Why She Leads: Phyllis Smith

| Sofia Pereira

Over 13,000 women have started their journeys to elected office with the She Should Run Incubator. These are their stories. There is no shortage of fierce women leaders, and with over 500,000 elected offices across the country, there is no shortage of seats waiting to be filled by them. 

What is your most memorable career and personal accomplishment?
My most memorable career accomplishment is graduating from business school with my MBA at 40 years of age. My most memorable personal accomplishment has been seeing my three daughters finish college and start their professional careers. Most recently, my youngest daughter graduated from MIT with a degree in Chemical Engineering.

We’d love to hear more about your leadership path. How did you get to where you are today?
Of course, I am still on my leadership journey. However, I believe I started on this journey years ago. My father was a Pastor, a Director at a local college and a Retired Army Master Sergeant. He was my first mentor and had a great influence on my leadership path growing up. In college at the University of Georgia, I was in Air Force ROTC and the Emerging Leaders Program. In graduate school at the Simmons College, I studied leadership and worked alongside other women leaders in an all women’s MBA program. In my career, I completed a Leadership Development Program through the Network of Executive Women in 2015. Most recently in 2017, I’ve completed the She Should Run Incubator. I am excited about what the future holds for me in Public Service leadership!

What is your personal mission related to running for office? Why?
My personal mission related to running for office is: I care about families (single parents, married and blended families). I care about people of diverse backgrounds (ethnic, racial and women). I care about parents who want their children to obtain an affordable and excellent education. I care about families who want to be able to live a comfortable middle-class lifestyle, in communities that are safe and affordable. I care about people (especially those of diverse backgrounds and older workers) who want to maintain employment doing what they love and to be free from discrimination and marginalization in the workplace. Why? I think it speaks for itself. (I developed this statement while being in the incubator program.)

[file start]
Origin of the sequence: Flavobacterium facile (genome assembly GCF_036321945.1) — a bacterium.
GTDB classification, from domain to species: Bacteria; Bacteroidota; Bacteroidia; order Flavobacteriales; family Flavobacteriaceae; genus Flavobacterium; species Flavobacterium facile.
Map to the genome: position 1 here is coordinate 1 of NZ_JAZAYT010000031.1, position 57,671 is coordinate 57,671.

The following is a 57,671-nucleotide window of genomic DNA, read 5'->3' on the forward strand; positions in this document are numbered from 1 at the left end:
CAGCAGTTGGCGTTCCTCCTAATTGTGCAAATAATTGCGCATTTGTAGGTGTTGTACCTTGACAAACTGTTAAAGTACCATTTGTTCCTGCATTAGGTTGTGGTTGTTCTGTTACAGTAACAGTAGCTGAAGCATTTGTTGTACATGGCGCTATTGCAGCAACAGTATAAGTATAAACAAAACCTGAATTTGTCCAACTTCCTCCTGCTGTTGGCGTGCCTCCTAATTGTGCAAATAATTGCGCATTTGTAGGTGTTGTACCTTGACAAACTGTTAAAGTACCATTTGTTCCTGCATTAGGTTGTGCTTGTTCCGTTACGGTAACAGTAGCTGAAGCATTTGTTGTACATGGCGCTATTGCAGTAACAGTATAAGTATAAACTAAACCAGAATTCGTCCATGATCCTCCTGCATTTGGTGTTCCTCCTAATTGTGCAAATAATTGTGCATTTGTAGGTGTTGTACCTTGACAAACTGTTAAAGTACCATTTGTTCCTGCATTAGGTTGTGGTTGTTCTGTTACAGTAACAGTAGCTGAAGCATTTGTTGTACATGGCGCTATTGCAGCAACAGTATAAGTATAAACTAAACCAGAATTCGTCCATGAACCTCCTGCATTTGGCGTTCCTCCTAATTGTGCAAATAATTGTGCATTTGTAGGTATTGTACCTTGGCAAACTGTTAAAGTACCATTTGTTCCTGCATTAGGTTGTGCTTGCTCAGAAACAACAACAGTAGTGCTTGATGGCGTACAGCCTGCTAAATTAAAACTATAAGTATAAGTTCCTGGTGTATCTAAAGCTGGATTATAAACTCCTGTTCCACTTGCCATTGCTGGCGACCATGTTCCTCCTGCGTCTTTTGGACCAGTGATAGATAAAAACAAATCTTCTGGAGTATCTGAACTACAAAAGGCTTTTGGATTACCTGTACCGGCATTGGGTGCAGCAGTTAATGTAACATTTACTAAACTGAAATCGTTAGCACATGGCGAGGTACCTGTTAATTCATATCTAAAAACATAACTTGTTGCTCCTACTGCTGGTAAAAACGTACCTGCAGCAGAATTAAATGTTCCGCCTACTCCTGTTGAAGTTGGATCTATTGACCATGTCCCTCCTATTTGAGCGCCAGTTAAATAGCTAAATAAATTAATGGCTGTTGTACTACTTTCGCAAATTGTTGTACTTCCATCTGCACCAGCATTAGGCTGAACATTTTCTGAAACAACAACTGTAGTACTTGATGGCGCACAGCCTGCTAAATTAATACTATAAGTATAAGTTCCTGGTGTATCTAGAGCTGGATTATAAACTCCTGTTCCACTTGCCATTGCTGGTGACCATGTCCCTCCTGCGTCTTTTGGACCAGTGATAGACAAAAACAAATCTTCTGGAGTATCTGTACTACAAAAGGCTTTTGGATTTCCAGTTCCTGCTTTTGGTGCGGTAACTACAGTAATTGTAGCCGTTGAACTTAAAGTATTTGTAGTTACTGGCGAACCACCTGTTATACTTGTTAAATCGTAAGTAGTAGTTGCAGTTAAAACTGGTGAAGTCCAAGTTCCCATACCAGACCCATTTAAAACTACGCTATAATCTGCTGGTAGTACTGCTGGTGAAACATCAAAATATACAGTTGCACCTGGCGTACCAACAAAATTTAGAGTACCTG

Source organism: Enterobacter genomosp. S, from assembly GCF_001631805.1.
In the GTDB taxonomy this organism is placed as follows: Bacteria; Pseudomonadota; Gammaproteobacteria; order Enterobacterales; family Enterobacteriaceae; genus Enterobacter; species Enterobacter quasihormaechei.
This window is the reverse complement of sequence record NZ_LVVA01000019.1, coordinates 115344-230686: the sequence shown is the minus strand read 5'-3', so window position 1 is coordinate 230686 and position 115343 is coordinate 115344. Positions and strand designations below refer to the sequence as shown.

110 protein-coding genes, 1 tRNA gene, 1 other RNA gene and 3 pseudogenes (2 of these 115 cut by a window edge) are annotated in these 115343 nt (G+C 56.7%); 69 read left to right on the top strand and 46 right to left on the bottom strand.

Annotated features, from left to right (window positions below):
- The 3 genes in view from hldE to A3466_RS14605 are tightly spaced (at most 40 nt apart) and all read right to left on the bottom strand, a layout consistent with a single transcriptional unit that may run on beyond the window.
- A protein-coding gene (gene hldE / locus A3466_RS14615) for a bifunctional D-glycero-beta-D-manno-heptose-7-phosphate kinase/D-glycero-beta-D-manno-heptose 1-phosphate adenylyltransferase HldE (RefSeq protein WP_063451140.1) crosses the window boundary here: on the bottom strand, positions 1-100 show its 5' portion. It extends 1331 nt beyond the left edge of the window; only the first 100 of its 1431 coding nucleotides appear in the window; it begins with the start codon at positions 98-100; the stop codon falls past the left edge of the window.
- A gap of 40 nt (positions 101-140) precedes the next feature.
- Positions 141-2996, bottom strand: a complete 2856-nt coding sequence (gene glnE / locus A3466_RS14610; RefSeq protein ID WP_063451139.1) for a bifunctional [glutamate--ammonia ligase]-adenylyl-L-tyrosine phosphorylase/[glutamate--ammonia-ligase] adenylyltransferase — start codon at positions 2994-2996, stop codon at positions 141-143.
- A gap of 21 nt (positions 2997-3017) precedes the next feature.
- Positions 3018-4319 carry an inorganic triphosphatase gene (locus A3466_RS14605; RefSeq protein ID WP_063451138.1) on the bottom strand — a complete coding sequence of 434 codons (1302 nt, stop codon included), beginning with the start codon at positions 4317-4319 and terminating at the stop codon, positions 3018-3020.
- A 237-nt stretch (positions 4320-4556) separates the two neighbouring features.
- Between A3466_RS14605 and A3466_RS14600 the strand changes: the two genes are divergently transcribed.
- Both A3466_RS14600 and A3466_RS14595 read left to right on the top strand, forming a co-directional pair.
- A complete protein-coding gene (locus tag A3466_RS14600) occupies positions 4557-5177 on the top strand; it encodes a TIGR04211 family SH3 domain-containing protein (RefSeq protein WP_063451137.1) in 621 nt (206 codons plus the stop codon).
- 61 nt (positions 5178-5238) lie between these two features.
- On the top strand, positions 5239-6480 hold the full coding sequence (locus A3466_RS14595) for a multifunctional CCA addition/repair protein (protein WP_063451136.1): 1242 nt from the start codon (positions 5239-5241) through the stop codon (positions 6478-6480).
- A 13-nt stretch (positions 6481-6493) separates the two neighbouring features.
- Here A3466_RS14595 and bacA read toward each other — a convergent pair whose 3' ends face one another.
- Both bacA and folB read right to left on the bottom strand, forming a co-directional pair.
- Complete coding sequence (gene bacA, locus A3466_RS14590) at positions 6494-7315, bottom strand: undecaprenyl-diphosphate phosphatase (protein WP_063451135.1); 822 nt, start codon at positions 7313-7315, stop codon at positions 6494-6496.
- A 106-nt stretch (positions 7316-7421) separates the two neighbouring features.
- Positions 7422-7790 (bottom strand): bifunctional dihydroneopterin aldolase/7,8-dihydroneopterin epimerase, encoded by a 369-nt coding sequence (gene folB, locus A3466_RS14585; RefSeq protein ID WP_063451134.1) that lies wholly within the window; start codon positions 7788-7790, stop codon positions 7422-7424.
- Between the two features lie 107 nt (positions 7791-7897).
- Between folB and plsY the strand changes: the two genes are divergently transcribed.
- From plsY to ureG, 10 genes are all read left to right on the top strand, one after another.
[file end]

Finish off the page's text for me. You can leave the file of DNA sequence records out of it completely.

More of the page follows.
What are steps you’ve taken on your path to a future run?
Upon finishing the She Should Run Incubator, I had two goals. First, to get more involved in my local political party. I am currently an Independent. As a result, I reached out to both the Republican and Democratic local parties to review their platforms and find ways to get involved. After doing so, I decided that the Democratic Party was more in line with my current political views. So, I signed up to get involved and will be volunteering at the 2017 Massachusetts Democratic Convention. I am so excited to be getting more involved in my local political party!

Tell us about your favorite She Should Run “aha” moment or success story. Why are you an Incubator member?

My “aha” moment was when I saw how many women were signed up for the She Should Run Facebook group. At that moment, I realized I was not alone. I had found a community of like-minded women who wanted to run and make a change. That is why I am an incubator member. To be a part of the movement for positive change in this country. For my daughters and all of the daughters out there. I had to step up. It was the time I got off the bench, got in the game and found a place to serve!

Note: This interview has been shortened for clarity.

Update: Phyllis was appointed to a local committee and is an official member of the Franklin Cultural Council.


Views reflected by those featured in our content do not necessarily reflect the views of She Should Run. As you know, She Should Run is a nonpartisan organization. However, some of our guest contributors (and readers) may not be. That is totally okay! It means we’re all human. She Should Run is committed to celebrating the diversity of backgrounds in our community and lifting up the voices of allwomen.

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